The Yankee Screwdriver

The Yankee Screwdriver

I haven’t met anybody, adult or child, woodworker or not, who doesn’t like a Yankee screwdriver. This tool is as practical for many applications as it is fascinating. I started out with one of these interesting tools, given to me by my father from his toolbox, and now I have eight of them. They’re not hidden away, but conveniently located in the top drawer of my workbench for easy access and use. The others I’ve brought into the school where I teach middle and high school technology. It’s not surprising how many students use them instead of the electric tools that are also available for their use for driving screws. They’re quick, easy, efficient and fun to use.

I’m using the term “Yankee” screwdriver to mean a spiral ratcheting screwdriver, whether or not it was manufactured by Stanley, which apparently gave it this name. Many times they’re referred to as push screwdrivers or spiral screwdrivers in reference to the grooves that transfer the up-and-down pushing motion to rotary motion.

While Stanley coined the name, the Yankee screwdriver was invented by someone else, most likely Zachary T. Furbish while working for the Forest City Screwdriver and Drill Company of Portland, Maine. Two years after its patent in 1895, the company was purchased by the North Brothers Manufacturing Company of Philadelphia. Several of my spiral ratcheting screwdrivers were made by this company which was later bought by The Stanley Works, manufacturers of Stanley tools.

Using a Yankee screwdriver is easy, but using it correctly does take a little practice. Improper settings, pressure or speed can cause the bit to pop out of the screw and cause damage to the wood, or injury to the user. I suggest to first-time users to practice first on some scrap wood. In this way, they can get the proper feel of the tool and to get used to changing the settings.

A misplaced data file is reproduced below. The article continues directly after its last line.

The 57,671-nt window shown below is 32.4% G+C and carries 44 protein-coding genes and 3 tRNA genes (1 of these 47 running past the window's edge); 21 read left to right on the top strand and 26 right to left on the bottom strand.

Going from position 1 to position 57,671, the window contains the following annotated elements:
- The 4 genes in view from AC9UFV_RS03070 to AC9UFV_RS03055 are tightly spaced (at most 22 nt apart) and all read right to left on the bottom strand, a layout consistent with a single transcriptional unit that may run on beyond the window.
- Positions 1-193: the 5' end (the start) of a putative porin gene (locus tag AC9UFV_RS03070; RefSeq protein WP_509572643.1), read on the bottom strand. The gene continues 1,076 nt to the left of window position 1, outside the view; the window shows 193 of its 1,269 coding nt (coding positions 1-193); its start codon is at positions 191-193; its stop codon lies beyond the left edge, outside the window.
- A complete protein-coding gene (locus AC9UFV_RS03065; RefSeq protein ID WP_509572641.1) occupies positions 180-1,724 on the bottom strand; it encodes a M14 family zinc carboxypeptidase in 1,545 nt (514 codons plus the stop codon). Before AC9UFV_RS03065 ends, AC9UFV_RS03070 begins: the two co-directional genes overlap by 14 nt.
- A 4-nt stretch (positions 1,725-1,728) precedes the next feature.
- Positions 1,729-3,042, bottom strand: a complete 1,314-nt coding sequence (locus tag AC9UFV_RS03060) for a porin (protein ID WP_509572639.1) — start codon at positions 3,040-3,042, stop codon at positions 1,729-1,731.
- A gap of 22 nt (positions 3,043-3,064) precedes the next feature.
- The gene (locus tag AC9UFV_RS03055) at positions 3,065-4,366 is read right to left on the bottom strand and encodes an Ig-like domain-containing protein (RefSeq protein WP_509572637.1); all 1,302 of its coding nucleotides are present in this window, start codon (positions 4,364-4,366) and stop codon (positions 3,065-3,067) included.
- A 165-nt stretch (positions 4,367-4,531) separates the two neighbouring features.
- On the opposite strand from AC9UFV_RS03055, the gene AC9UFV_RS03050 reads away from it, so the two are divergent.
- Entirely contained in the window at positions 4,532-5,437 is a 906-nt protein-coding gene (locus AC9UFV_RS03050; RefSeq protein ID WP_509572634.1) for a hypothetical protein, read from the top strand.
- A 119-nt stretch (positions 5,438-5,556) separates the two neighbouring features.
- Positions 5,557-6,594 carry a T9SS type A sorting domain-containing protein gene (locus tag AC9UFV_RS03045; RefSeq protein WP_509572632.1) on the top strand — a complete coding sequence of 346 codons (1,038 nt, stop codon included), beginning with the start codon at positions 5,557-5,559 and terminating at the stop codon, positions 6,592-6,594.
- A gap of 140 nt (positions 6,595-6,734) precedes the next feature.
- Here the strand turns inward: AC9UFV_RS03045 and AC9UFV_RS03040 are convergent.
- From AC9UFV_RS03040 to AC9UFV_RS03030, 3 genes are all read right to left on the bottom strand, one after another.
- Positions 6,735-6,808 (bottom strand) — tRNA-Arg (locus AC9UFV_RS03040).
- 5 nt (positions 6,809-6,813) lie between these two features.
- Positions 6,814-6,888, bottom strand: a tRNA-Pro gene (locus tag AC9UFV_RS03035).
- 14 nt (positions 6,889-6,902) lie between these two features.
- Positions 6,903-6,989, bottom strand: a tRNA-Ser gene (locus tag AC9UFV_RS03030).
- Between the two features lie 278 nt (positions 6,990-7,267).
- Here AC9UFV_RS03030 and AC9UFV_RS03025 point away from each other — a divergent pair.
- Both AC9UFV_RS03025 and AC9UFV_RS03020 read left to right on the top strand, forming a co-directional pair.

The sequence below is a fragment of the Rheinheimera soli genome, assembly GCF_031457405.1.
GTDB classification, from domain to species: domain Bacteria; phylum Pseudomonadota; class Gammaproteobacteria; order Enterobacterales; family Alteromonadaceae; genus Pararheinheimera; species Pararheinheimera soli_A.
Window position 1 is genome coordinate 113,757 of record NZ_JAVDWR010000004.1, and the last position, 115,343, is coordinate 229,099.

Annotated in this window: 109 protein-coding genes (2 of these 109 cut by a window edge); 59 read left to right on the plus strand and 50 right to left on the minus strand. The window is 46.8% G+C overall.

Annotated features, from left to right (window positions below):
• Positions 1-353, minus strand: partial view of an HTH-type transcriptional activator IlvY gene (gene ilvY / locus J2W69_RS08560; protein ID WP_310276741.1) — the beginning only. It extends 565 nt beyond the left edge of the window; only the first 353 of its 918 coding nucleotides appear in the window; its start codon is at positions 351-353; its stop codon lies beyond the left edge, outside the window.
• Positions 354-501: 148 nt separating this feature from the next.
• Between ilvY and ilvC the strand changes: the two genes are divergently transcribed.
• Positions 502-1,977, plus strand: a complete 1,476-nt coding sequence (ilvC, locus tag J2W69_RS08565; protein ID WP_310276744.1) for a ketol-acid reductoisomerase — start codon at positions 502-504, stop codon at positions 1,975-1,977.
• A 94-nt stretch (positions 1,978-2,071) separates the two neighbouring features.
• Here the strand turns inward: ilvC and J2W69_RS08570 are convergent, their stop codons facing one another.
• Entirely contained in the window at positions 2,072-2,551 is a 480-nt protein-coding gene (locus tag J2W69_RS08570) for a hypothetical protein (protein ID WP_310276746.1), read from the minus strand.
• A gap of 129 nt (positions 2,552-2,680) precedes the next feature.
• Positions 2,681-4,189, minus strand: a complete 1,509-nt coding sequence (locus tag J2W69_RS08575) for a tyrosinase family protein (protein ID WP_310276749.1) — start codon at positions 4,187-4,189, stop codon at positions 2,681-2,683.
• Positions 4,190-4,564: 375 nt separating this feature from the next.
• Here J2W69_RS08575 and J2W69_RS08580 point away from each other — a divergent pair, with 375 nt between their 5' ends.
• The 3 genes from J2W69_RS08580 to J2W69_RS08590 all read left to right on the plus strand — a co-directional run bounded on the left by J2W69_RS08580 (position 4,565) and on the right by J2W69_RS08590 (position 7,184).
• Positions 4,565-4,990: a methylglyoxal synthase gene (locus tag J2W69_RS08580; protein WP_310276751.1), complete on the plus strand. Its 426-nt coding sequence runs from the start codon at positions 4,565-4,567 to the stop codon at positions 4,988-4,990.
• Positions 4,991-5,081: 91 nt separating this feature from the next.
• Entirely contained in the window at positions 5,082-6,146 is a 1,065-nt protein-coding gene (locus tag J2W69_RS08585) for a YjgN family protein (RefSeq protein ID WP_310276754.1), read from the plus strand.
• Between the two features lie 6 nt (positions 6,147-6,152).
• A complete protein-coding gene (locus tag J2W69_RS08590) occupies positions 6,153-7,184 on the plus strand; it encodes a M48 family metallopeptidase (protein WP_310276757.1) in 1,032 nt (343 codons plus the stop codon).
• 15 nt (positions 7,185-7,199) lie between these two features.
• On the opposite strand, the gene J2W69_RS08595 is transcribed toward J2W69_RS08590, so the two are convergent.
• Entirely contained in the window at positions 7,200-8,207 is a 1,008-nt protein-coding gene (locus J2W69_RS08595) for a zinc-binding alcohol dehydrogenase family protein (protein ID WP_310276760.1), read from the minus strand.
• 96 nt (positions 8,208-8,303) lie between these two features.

Depending on the screws you’re using, you might need to drill one or more holes. This, too, can be accomplished with the Yankee screwdriver with drill bits that fit directly into it or into an auxiliary chuck that can be purchased for some models.

Set the screwdriver on the function you want. Most screwdrivers have a selector switch with the forward position for driving screws or a drill bit, the rear position for removing screws or a bit ,and a middle locked setting for operating in a forward ratcheting mode. Pump the drill slowly and with slight pressure at first. Once the screw has been started, speed and pressure may be increased a little. When the screw has reached the surface of the wood, you might need to use the ratcheting action to draw the screw tight. Push the screwdriver to the closed position, lock it and use a ratcheting motion to tighten the screw.

To remove screws, set the screwdriver in the reverse mode and start pushing it with a little pressure. If the screw doesn’t start to come out, close the screwdriver and use the ratcheting mode to loosen it. Once loose, you can release the lock and use the spiral action to complete removal.

Where can you get a Yankee screwdriver? Used ones can often be found at tag sales, in antique shops and on the Internet. I’ve gotten them for as little as $5.00, but most are in the $10.00-$25.00 range. The screwdrivers themselves are usually easier to find than the bits. Many times they don’t have a bit or only come with a slot (flat) bit.

A search on the Internet will reveal many used ratcheting screwdrivers, Yankee screwdrivers, push drills and related tools on sites such as eBay, where I’ve purchased several. Prices were reasonable, even with shipping. The screwdrivers were in good condition, but there was the matter of bits, or lack of them. I also found that it helps to ask if the screwdriver has a return spring. Some models don’t have this feature.

New screwdrivers as well as bits are being sold by several woodworking supply companies. If you’re ordering bits, make sure that you measure the shank diameter that your screwdriver requires. Mine use quarter inch, 3/16″ or 7/32″. Use a twist drill bit of known diameter to help measure the shank size.

If you don’t already have a Yankee screwdriver, consider adding one to your toolbox: you’ll be pleasantly surprised at how easy and fun they are to use, and it won’t set you back a lot of money.

-John Roccanova

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